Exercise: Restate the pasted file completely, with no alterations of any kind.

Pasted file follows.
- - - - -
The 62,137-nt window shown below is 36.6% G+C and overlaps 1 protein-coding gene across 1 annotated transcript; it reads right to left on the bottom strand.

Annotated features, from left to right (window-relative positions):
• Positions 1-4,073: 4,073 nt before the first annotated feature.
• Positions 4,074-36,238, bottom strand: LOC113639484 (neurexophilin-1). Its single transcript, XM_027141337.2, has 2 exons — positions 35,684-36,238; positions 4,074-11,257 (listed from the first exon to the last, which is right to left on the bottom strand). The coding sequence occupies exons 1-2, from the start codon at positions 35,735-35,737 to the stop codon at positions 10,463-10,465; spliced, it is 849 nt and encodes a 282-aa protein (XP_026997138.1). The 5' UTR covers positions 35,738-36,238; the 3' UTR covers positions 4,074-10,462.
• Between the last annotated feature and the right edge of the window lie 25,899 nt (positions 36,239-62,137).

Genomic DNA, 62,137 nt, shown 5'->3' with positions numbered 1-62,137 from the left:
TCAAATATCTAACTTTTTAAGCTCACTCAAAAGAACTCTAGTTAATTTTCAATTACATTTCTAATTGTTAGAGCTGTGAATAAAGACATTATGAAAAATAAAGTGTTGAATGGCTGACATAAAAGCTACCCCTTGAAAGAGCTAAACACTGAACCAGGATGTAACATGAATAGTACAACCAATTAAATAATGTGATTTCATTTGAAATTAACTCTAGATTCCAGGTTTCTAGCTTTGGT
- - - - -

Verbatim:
The 62,137-nt window shown below is 36.6% G+C and overlaps 1 protein-coding gene across 1 annotated transcript; it reads right to left on the bottom strand.

Annotated features, from left to right (window-relative positions):
• Positions 1-4,073: 4,073 nt before the first annotated feature.
• Positions 4,074-36,238, bottom strand: LOC113639484 (neurexophilin-1). Its single transcript, XM_027141337.2, has 2 exons — positions 35,684-36,238; positions 4,074-11,257 (listed from the first exon to the last, which is right to left on the bottom strand). The coding sequence occupies exons 1-2, from the start codon at positions 35,735-35,737 to the stop codon at positions 10,463-10,465; spliced, it is 849 nt and encodes a 282-aa protein (XP_026997138.1). The 5' UTR covers positions 35,738-36,238; the 3' UTR covers positions 4,074-10,462.
• Between the last annotated feature and the right edge of the window lie 25,899 nt (positions 36,239-62,137).

Genomic DNA, 62,137 nt, shown 5'->3' with positions numbered 1-62,137 from the left:
TCAAATATCTAACTTTTTAAGCTCACTCAAAAGAACTCTAGTTAATTTTCAATTACATTTCTAATTGTTAGAGCTGTGAATAAAGACATTATGAAAAATAAAGTGTTGAATGGCTGACATAAAAGCTACCCCTTGAAAGAGCTAAACACTGAACCAGGATGTAACATGAATAGTACAACCAATTAAATAATGTGATTTCATTTGAAATTAACTCTAGATTCCAGGTTTCTAGCTTTGGT